Some doctors are treating patients and then waiting to be paid through those patients' personal-injury lawsuits, which can be much more lucrative than billing through insurance, the Wall Street Journal reports.
Between the lines: These "lien doctors" have been around for years, but recent legal and policy changes have led to the practice becoming more common, including in California, Florida, Colorado, Texas and Georgia.
How it works: The arrangement can be a win-win for both patients and doctors.
- Patients are given broader treatment options, advocates say, and it's especially beneficial for the uninsured.
- Lien bills are often much larger than what insurance would pay for the care, although some advocates of the practice say that doctors take on greater risk because there's no guarantee of payment.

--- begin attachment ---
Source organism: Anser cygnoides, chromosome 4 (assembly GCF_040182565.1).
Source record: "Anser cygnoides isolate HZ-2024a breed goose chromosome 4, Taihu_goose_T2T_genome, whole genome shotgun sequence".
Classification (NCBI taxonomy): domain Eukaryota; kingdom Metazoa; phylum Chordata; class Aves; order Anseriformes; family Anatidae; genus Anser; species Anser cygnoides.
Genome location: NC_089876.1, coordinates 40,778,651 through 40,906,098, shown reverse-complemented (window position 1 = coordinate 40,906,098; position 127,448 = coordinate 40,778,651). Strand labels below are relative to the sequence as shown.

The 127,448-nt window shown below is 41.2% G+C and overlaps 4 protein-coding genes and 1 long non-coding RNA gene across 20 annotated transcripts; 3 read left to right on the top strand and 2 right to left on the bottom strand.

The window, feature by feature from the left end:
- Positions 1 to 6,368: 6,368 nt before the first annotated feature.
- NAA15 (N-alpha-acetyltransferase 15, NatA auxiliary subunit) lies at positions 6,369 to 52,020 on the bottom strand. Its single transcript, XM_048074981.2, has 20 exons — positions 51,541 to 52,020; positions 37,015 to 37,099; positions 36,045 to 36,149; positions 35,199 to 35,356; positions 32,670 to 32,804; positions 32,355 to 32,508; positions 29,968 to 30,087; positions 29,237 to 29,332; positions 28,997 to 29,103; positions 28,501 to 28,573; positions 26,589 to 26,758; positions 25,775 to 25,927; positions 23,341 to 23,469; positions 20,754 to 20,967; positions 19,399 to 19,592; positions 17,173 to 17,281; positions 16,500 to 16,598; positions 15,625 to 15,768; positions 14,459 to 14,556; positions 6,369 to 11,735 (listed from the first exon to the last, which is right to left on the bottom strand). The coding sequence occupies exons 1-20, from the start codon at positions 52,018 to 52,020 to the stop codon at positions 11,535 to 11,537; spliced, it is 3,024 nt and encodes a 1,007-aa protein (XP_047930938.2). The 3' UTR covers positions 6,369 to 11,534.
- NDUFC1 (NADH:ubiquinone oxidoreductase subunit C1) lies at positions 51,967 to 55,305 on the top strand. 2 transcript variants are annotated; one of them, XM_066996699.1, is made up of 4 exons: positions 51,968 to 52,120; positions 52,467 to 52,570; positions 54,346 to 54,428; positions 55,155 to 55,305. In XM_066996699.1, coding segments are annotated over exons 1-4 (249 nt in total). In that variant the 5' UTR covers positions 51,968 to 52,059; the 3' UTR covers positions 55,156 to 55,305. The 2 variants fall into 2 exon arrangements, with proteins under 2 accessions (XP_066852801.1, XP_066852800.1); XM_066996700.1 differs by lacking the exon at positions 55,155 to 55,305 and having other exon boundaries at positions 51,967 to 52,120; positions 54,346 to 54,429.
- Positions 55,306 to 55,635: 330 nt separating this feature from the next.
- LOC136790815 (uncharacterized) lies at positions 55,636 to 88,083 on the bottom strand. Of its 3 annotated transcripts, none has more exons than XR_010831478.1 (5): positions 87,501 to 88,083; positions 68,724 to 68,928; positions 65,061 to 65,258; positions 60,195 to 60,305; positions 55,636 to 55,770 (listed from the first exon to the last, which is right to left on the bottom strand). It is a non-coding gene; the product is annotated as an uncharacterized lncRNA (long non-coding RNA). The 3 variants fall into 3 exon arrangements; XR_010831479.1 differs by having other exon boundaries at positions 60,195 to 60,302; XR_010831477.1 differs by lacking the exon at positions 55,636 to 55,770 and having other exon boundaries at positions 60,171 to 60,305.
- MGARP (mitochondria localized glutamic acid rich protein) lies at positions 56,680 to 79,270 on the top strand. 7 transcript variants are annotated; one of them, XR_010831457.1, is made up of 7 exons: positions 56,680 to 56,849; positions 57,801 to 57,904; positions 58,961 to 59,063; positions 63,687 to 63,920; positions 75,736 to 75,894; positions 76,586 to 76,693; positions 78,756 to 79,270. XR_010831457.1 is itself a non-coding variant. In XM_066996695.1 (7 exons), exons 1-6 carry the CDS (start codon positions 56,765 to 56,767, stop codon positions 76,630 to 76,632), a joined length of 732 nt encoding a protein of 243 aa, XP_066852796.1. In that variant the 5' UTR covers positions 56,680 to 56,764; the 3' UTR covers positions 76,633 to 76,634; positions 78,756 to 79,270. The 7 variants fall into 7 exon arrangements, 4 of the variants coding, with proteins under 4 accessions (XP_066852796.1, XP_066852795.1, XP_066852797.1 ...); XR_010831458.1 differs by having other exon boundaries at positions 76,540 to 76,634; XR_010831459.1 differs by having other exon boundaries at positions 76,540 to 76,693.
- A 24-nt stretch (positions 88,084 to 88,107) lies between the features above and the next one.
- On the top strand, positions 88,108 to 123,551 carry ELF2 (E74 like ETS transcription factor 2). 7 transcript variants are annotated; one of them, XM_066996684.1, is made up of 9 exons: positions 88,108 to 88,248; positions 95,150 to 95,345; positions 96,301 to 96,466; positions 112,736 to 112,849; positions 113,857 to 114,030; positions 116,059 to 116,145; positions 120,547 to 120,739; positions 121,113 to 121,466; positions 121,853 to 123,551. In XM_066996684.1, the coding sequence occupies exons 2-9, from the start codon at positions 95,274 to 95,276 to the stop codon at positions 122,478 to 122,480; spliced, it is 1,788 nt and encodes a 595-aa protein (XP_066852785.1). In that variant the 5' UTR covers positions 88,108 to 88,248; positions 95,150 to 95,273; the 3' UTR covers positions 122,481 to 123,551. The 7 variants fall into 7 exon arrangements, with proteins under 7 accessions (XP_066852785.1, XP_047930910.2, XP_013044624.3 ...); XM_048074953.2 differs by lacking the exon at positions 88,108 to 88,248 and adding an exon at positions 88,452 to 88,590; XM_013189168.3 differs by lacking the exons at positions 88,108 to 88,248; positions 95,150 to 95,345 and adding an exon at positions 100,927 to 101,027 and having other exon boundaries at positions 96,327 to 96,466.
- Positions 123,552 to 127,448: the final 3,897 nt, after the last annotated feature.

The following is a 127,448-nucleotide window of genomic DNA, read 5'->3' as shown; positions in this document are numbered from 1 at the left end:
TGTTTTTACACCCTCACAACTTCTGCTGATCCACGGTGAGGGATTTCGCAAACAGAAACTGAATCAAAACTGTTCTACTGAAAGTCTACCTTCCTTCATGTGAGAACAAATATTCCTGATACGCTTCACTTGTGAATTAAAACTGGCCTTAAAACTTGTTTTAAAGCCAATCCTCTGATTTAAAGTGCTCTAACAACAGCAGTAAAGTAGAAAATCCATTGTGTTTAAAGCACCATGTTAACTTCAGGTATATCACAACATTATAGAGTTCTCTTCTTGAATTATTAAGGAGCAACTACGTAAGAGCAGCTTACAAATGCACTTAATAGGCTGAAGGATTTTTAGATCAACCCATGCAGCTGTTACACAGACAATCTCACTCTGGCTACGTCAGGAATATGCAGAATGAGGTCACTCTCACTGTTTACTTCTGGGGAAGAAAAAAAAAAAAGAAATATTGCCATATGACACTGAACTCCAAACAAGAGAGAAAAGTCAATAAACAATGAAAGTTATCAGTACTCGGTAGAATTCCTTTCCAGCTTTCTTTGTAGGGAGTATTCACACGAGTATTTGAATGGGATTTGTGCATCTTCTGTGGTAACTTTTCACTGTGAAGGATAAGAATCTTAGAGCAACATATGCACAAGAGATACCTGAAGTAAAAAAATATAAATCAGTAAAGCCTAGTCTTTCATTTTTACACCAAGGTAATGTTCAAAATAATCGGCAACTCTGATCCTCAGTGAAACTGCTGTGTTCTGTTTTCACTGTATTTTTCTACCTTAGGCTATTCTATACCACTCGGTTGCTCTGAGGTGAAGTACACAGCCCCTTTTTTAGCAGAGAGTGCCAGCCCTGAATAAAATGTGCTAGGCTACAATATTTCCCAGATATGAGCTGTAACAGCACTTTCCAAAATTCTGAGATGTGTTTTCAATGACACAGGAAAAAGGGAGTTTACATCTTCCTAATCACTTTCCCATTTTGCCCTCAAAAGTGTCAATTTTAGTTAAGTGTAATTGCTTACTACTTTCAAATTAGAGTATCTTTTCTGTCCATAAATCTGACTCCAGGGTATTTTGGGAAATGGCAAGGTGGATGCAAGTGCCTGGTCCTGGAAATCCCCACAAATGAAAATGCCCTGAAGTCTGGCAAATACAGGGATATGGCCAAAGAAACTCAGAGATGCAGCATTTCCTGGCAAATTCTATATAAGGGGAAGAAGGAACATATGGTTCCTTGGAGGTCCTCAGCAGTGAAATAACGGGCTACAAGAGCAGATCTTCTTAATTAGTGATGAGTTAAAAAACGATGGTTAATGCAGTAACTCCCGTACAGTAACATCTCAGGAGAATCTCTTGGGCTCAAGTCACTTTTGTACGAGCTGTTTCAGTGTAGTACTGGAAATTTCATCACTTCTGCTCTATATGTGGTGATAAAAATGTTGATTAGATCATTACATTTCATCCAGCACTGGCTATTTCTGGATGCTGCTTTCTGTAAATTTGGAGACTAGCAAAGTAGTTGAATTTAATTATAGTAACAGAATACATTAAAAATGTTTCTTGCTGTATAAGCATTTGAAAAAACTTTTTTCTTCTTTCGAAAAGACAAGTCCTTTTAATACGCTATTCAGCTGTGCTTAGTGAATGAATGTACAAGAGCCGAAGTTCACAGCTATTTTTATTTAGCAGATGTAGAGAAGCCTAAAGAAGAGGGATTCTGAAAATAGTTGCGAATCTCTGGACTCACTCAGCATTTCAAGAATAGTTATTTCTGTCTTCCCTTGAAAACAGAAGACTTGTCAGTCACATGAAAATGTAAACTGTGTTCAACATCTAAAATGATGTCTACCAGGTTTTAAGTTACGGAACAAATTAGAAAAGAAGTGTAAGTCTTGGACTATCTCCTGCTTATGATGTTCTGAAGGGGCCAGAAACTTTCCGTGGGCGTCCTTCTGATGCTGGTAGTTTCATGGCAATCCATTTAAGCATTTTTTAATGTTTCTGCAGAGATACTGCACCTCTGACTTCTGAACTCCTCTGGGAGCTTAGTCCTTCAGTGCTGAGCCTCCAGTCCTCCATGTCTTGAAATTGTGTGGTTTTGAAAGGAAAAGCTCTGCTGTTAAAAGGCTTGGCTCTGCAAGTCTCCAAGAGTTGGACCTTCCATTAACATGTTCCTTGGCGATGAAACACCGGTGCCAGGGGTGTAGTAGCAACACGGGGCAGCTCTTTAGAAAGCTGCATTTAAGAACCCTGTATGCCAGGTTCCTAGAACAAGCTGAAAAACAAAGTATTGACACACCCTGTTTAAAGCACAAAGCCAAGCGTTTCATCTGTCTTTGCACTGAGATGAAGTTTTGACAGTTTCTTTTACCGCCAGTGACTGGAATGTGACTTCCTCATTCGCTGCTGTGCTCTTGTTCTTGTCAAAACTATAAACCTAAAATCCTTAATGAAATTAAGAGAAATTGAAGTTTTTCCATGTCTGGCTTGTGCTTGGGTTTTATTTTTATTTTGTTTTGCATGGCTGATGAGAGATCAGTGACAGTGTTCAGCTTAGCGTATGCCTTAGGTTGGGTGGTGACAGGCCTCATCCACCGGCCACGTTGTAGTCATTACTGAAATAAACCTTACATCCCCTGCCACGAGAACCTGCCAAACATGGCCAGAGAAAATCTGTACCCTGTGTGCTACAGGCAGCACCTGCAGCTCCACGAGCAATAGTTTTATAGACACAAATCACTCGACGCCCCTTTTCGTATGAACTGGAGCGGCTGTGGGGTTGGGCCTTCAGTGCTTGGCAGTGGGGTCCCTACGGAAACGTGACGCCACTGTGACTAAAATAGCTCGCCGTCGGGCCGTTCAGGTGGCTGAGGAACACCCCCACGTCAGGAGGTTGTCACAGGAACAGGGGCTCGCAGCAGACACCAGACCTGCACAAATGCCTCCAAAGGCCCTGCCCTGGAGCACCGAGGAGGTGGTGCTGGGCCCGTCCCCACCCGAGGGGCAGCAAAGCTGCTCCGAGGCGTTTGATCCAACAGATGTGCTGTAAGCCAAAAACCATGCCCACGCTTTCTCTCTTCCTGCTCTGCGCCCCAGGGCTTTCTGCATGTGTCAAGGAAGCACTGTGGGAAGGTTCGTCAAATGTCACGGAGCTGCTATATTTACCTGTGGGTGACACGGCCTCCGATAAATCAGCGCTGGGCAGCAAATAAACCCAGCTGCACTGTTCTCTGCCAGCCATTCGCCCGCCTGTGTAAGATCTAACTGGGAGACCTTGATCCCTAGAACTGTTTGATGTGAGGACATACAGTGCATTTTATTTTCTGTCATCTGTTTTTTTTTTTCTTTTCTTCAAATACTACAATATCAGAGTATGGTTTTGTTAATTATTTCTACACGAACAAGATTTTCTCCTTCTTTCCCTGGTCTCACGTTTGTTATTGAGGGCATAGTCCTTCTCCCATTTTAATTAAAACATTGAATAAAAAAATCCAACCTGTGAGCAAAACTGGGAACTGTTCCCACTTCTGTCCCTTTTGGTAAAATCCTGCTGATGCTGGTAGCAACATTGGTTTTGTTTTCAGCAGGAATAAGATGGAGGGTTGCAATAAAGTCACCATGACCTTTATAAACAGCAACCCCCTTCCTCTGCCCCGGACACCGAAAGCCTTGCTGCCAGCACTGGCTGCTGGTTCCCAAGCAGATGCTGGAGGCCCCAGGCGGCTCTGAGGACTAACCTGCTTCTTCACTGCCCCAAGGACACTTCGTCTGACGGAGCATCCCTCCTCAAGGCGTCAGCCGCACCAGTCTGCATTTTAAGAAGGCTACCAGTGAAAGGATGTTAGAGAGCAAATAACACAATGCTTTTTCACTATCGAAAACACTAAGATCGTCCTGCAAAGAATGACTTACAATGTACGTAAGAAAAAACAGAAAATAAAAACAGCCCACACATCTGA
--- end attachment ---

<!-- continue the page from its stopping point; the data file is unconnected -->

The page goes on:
- Companies that buy the liens from doctors before lawsuits are resolved are also becoming more prevalent.
The other side: Critics say the lien arrangements make litigation more expensive and can leave patients on the hook for big bills if they lose in court.
- Contracts often prevent patients from submitting claims to insurance and make them responsible for the bill regardless of the outcome of the lawsuit.